Beginner's Corner - In-Circuit-Emulators
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By Jack Ganssle
Beginner's Corner - In-Circuit-Emulators
Embedded systems pose unique debugging challenges. With neither terminal nor display (in most cases) there's no natural way to probe these devices, to extract the behavioral information needed to find what's wrong. This magazine is filled with ads from vendors selling quite a wide variety of debuggers; all let us connect an external computer to the system being debugged to enable single stepping, breakpoints, and all of the debug resources enjoyed by programmers of desktop computers.
The In-Circuit Emulator (ICE) is one of the oldest embedded debugging tools, and is still unmatched in power and capability. It's the only tool that substitutes it's own internal processor for the one in your target system. Via one of a number of hardware tricks the emulator can monitor everything that goes on in this on-board CPU, giving you complete visibility into the target code's operation. In a sense the emulator is a bridge between your target and your PC, giving you both an interactive terminal peering deeply into the target, while providing a rich set of debugging resources.
Years ago the ICE physically replaced the target processor. Users extracted the CPU from its socket, plugging the emulator's cable in instead. Today we're usually faced with a soldered-in surface mounted chip, so connection strategies are more difficult. Some emulators come with an adapter that clips over the SMT processor, tri-stating the device's core which is then replaced by the ICE's own CPU. In other cases the emulator vendor provides adapters that can be soldered in place of the target CPU. As chip sizes and lead pitches shrink the range of connection approaches goes up; rest assured that connecting the emulator is usually the most difficult and frustrating part of using such devices. Add at least a few days to your schedule to surmount these difficulties. Work closely with the vendors, all of whom are connections experts anxious to share their knowledge.
Like all debuggers the emulator's most fundamental resource is target access - the ability to examine and change the contents of registers, memory and I/O. However, since the ICE replaces the CPU it generally does not need working hardware to provide this capability. This makes the ICE by far the best tool for troubleshooting new or defective systems. For example, you can repeatedly access a single byte of RAM or ROM, creating a known and consistent stimulus to the system that is easy to track using an oscilloscope.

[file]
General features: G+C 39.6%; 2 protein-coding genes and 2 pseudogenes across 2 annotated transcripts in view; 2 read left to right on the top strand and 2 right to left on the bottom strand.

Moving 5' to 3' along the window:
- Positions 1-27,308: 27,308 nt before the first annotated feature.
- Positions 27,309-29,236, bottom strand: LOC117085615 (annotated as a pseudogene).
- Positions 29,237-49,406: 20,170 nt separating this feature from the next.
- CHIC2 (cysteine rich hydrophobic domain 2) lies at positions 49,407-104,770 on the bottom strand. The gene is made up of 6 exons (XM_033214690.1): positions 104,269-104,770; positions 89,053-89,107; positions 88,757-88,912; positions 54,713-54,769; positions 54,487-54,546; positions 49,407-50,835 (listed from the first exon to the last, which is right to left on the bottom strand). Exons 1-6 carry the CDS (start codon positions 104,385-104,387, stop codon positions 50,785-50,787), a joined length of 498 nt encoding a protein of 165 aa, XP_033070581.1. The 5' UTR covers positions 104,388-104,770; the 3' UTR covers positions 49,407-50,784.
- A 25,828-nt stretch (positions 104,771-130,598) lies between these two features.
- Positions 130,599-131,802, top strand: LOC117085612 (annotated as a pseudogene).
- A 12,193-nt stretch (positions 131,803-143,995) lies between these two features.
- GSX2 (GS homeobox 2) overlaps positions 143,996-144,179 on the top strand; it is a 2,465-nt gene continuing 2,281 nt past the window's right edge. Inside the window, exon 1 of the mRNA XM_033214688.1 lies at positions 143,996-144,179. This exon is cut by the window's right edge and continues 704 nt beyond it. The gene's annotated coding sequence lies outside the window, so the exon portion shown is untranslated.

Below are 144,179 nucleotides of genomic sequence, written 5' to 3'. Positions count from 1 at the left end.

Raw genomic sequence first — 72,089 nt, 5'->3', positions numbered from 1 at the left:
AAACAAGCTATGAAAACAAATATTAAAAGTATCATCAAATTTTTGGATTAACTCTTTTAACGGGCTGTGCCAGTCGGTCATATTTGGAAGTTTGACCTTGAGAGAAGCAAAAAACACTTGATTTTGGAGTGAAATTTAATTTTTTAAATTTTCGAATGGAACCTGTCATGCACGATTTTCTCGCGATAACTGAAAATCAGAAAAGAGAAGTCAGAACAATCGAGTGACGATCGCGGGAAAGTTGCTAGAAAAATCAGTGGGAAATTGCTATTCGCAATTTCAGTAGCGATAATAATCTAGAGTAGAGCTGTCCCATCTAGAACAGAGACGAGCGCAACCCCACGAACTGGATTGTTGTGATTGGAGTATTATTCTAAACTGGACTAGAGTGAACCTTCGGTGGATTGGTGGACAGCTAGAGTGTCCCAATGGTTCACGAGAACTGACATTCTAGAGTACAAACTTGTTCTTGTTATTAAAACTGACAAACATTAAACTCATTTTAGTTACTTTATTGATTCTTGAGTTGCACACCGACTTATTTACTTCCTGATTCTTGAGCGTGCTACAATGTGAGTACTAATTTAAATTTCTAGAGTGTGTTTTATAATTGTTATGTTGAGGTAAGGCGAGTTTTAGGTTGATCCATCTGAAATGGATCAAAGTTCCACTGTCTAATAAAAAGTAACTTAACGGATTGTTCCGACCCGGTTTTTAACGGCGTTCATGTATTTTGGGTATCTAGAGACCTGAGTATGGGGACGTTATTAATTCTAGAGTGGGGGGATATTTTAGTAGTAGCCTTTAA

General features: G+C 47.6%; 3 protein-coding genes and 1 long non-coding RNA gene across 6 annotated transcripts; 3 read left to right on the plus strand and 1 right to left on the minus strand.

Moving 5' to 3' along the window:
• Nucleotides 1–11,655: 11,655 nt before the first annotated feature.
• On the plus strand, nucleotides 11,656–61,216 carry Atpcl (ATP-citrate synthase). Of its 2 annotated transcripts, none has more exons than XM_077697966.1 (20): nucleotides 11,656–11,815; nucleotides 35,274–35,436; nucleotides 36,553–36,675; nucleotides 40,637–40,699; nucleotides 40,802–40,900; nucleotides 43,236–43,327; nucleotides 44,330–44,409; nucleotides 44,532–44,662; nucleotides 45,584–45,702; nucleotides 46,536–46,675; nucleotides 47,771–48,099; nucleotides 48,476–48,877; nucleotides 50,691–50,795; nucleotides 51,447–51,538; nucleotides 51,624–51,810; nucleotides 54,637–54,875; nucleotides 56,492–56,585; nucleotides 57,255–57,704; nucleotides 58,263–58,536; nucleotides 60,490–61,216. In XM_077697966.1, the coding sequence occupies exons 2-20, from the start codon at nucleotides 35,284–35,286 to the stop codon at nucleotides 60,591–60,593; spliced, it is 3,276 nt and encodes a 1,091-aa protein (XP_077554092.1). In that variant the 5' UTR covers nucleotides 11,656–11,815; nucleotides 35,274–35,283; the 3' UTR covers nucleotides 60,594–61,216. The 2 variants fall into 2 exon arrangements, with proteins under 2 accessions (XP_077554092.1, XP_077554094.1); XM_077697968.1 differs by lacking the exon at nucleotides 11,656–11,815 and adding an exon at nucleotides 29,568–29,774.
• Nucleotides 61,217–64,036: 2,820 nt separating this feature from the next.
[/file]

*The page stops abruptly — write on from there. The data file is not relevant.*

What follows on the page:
Breakpoints are another important debugging resource; these give you the ability to stop your program at precise locations or conditions (like "stop just before executing line 51"). Emulators also use breakpoints to implement single stepping, since the processor's single step mode, if any, isn't particularly useful for stepping through C code.
There's an important distinction between the two types of breakpoints used by different sorts of debuggers: software breakpoints (generally found on BDMs, software-only monitors, and the like) work by replacing the destination instruction by a software interrupt or similar instruction. Clearly, it's impossible to debug code in ROM with these. Emulators generally offer a huge number of hardware breakpoints, which use the unit's internal magic to compare the break condition against the execution stream. Hardware breakpoints work in RAM or ROM, Flash or even unused address spaces.
Complex breakpoints let us ask deeper questions of the tool. A typical condition might be: "Break if the program writes 0x1234 to variable buffer, but only if function get_data was called first". Some software-only debuggers (like that supplied with Visual C++) offer similar power, but must essentially interpret the program at a snail-like pace while watching for the trigger condition. Emulators implement complex breakpoints in hardware, so impose (in general) no performance penalty.